Brianne Hogan
February 02, 2016 8:10 am

If the winter blues and falling off the New Year’s resolutions wagon (damn you, carbs!) weren’t enough to contend with, I hate to inform you that we are also smack dab in the middle of prime breakup season. Yes, after the exciting mistletoe and midnight kisses of December comes total bleakness and heartache. Not even the commercially fueled romance of Valentine’s Day can save us. That’s because breakup rates tend to start around the New Year and rise through V-Day before they peak in March and start to drop off just in time for summer lovin’.

A few years ago, I was one of those casualties. After experiencing a romantic holiday season with my then-boyfriend filled with “I miss you” emails and phone calls just to say “I love you” (very Stevie Wonder-ish), sealed with a feverish New Year’s Eve kiss that was as bubby and effervescent as the champagne we downed, we found ourselves depleted and adrift post-New Years. As soon as the drugstores busted out the obnoxious red-and-pink displays for Valentine’s Day, we were practically residents of Splitsville.

Emotionally, I was shocked. Statistically, I shouldn’t have been. A recent study of breakups showed that Valentine’s Day is one of the most common breakup dates of the year (Christmas and April Fool’s Day are also popular dates for breaking hearts, proving that Cupid has a strange sense of humor).

Of course breaking up sucks no matter what time of year it is. A breakup is a horrible time whether you’re the dumper or dumpee, but let’s be real for a minute and admit that the dumpee has it a million times worse. So in the spirit of breakup season and being kind to those whose hearts will be smashed on Valentine’s Day, here’s how to break up with someone like a respectful grown-up.

Don’t just ghost on someone.

I was dating a guy who I was head over heels in love with for eight months before he went away for a weekend with his pals and then…well, I didn’t hear from him again. He didn’t call or text. I eventually had to meet with him at his place of work to ask what happened only for us to officially break up a few days later. Peacing out on someone who you’ve been seeing – whether it’s been two dates or two months – is super easy to do. But ghosting is not only the coward’s way out of a relationship, but it also negates giving closure to the dumpee. Be better than that.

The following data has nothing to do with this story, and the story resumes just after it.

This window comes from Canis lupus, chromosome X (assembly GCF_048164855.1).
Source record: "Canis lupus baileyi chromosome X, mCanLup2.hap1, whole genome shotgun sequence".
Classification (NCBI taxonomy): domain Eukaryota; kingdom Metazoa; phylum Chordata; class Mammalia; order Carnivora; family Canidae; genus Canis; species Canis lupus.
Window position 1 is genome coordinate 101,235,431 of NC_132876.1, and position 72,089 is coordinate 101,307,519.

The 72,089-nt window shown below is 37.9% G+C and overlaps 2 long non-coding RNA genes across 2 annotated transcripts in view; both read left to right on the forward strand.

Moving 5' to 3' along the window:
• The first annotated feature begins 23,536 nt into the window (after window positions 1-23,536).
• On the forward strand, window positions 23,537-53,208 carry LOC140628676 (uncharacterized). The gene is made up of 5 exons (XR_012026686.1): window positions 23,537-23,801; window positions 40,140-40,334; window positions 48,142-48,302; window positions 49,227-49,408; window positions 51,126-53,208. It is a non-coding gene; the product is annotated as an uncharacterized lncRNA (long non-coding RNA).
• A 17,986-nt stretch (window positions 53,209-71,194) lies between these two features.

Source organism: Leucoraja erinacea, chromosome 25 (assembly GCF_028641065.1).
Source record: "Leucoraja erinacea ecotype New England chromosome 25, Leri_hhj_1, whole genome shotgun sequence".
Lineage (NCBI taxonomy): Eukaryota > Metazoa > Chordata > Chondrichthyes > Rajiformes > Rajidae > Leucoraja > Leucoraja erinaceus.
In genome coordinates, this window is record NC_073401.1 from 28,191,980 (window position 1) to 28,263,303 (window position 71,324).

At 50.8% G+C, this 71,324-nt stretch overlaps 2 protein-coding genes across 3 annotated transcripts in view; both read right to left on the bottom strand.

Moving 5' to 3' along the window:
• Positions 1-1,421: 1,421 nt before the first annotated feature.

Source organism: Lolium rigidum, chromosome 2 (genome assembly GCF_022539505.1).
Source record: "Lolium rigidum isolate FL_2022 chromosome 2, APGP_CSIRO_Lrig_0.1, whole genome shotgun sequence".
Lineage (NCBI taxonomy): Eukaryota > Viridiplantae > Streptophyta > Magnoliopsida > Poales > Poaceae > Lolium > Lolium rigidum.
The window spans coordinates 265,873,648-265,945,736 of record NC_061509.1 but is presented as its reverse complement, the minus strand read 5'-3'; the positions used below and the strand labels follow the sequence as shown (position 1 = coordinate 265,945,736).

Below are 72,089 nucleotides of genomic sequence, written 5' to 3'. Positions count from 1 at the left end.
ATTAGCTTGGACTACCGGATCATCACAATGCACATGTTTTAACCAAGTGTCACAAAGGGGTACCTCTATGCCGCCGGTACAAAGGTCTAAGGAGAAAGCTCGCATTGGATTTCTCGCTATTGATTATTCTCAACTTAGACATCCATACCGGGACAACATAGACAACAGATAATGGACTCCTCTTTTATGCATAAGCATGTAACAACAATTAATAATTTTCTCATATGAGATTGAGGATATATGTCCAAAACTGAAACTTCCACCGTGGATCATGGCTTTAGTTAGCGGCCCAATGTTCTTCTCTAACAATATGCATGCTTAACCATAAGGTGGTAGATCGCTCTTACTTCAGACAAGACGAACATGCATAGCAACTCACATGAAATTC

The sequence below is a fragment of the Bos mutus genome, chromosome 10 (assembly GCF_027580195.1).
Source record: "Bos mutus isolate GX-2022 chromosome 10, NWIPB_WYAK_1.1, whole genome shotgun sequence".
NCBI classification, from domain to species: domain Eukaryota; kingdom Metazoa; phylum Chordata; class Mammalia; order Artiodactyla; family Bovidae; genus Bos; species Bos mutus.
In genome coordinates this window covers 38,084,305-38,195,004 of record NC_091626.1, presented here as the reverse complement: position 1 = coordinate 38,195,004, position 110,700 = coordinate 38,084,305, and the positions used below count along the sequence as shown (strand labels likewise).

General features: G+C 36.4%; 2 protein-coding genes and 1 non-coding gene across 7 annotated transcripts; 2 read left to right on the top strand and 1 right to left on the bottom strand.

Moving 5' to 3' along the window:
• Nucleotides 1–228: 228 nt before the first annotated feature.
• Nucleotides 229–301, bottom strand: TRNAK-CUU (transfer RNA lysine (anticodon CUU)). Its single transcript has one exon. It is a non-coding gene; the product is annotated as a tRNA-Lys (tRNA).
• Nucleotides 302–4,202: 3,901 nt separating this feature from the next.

If you can, do it in person. 

Breaking up is the kind of experience that deserves human-to-human contact if possible. That means: no texting, no emojis, no emailing. Doing it over the phone is acceptable only when there really isn’t any other choice AND you’re committed to being on the phone for as long as it takes the other person to say good bye. Also important: doing it in private and not in public. You’re already breaking their heart – you don’t need to humiliate them.

Don’t put it off if you know that it has to happen.

I had been dating a guy for a while and I knew something was off between us. But I kept putting off “The Talk.” Eventually, our frustrations with each other began to fester and we ended up having a laborious breakup that was long, long overdue. If you’re waiting for things to change, chances are you will be waiting forever. You might as well rip off the bandage now and go through the pain and hurt sooner rather than later.

Be firm and clear about breaking up.

Yes, breaking up with someone will make you the “bad guy/girl.” And maybe you’ll feel guilty about it. But you know what’s worse? Letting someone dangle in Relationship Limbo. As a former dweller of Relationship Limbo, I can say that it is a truly painful place to live. Without confirming that it’s over, the dumpee will continue to think you’re coming back, and that there is a chance you will change your mind and want to get back together. If this is not your intention, say so. Otherwise, it’s just cruel.

Don’t immediately post details on social media.

We are so used to detailing every detail of our lives digitally that it might seem natural to vent on Facebook or send out a cryptic subtweet. But talking about our relationship woes should be left to trusted friends and family. A Facebook status change might be inevitable, but let the change speak for itself. Breakups happen. There’s no need to go viral about it.

(Image via Miramax)

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